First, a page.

“Free as a Bird” is one of the Sebesky originals on the album. The horn chart is straight out of the school of Gil Evans, but it falls away quickly to Bob James’ piano, in a trio with Carter and DeJohnette. Hubbard plays a brisk solo that’s quietly virtuosic, with all of the blaze and none of the screaming of his solo live work. Grover Washington Jr. plays a propulsive solo on the soprano sax, in only his second CTI appearance (he made his CTI debut on Randy Weston’s 1972 Blue Moses). The tempo changes to a 6/8 samba for about 30 seconds and then recapitulates the top of the tune. It’s a brilliant show.
Jimmy Webb’s “Psalm 150” was written for Revelation, a short lived Christian rock band, and first recorded on their 1970 self-titled debut album. Recast as a jazz number, it’s reminiscent of Donald Byrd’s spiritual jazz experiments on A New Perspective, albeit with slightly squarer vocals courtesy of Jackie and Roy, very approximate Latin pronunciation, and a little echo of the Beatles. Freddie Hubbard’s trumpet solo is tight, playing with meter as it weaves around the blues. When Ron Carter takes a piccolo bass solo, it shifts the whole composition into a blues jam. Bob James provides a quirky organ solo that continues to evolve the blues sound. After a final chorus, the whole thing ends in “loud, crashing cymbals.”
Paul Desmond again changes gears, with a tender rendition of Rachmaninoff’s “Vocalise.” I once went out with a girl in college who was an oboe player, who bitterly protested when she heard Branford Marsalis’s rendition of “Vocalise”: “The saxophones get all the solos! Let the oboe have this one!” Here Desmond applies enough English on his solo, alongside DeJohnette’s brilliant drums, to rightly claim the tune for the saxophone; Milt Jackson also comes at the tune sideways in his solo, evoking the underlying blues. Hubert Laws stacks on top of Jackson’s solo, then yields to the orchestra and a final chorus.
“Fly/Circles,” another Sebesky original, opens in flights of flute, courtesy of Hubert Laws and an echo loop. Sebesky sings his composition “Fly” in one of the few bad choices on the album; his is a fine composer’s voice but not up to the material. Another round of echoed flute ensues, transitioning into “Circles,” a fast blues with the tune in doubled keys and soprano sax, this time played by Joe Farrell. After an extended Farrell solo, the orchestra comes back, then falls away for Hubert Laws with Carter and DeJohnette. A final orchestral take on the tune closes out the track.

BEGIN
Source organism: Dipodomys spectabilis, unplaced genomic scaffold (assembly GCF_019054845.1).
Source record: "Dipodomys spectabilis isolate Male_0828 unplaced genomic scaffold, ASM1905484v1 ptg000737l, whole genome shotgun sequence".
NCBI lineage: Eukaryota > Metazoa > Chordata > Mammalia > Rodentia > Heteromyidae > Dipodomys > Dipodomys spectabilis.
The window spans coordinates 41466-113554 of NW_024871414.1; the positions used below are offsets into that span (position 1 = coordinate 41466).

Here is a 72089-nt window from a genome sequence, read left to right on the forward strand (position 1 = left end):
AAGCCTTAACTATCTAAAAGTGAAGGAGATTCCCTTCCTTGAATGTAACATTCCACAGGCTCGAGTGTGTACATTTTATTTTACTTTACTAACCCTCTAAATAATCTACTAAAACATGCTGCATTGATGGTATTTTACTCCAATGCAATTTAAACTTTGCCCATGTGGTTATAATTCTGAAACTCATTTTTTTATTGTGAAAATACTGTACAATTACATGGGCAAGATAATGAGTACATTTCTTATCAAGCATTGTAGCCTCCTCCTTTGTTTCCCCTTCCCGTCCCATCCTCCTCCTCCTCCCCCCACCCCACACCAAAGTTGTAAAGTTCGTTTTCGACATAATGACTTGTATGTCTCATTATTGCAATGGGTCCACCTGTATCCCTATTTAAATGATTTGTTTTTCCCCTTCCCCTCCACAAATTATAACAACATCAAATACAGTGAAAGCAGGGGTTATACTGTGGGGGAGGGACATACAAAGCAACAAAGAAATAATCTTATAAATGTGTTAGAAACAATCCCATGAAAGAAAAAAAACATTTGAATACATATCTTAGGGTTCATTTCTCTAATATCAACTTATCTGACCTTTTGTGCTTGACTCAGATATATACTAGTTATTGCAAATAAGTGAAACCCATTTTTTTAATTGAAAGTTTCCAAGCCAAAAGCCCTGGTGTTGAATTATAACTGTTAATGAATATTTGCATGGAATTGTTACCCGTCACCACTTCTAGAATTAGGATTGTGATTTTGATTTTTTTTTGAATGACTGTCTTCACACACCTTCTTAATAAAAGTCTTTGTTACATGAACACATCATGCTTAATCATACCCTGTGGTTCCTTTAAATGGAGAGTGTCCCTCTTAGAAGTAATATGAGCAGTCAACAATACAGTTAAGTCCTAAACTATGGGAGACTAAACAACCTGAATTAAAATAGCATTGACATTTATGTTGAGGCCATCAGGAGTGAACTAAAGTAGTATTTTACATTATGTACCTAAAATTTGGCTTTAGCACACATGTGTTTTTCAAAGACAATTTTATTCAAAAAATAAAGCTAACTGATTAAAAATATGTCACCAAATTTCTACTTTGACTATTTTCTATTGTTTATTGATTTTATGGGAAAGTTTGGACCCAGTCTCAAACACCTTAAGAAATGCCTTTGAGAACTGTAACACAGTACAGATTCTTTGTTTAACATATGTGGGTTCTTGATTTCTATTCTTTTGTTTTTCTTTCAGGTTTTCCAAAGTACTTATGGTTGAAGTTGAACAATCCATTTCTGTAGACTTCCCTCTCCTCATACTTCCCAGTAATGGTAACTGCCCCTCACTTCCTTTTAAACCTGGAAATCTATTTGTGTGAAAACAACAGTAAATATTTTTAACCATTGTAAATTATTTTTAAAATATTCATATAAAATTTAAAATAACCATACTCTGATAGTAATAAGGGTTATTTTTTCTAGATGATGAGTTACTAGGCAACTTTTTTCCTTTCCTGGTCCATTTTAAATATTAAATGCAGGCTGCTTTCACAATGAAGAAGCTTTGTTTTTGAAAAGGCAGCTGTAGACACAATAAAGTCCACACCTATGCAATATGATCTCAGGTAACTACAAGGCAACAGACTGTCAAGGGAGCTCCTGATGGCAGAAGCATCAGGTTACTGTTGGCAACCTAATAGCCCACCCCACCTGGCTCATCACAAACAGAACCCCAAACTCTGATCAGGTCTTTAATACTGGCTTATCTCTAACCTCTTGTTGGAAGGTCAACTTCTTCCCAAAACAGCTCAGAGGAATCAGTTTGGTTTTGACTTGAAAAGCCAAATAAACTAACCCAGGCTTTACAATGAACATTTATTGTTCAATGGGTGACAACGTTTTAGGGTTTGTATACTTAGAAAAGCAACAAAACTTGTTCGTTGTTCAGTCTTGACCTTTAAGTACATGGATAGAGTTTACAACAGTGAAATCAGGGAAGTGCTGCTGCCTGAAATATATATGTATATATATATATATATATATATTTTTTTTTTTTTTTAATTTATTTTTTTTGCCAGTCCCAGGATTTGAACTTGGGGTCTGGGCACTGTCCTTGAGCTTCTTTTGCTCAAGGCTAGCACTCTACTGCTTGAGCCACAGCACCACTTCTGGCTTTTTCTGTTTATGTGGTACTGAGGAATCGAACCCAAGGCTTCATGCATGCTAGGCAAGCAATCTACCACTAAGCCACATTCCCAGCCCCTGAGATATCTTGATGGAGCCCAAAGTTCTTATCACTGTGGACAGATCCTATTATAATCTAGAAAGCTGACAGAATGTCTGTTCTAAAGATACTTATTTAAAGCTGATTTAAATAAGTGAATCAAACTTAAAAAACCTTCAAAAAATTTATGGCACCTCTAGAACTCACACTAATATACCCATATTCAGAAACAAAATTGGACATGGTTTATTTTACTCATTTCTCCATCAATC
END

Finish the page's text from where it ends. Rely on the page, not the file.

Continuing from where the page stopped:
The closing number, “Semi-Tough” represents the jazz-funk side of CTI quite ably, with Sebesky on a variety of keyboards, Grover Washington Jr. on sax, Billy Cobham on drums, Ron Carter on a rare electric bass, and George Benson on an effects-heavy guitar, plus orchestra and voices. The guitar effect pedal threatens to sink the track; fortunately Washington’s sax pulls the track back up to a higher standard of performance. It’s not the most successful jazz-funk track in the CTI catalog, but it’s a good closing number here.
Giant Box is not subtle, but it’s surprisingly effective at showcasing all the different elements of the CTI sound, thanks to a cast of thousands and some excellent arranging from Sebesky. We’ll hear his arrangements again, but our next few CTI albums will be smaller-scale affairs—though no less funky.
You can listen to the album here: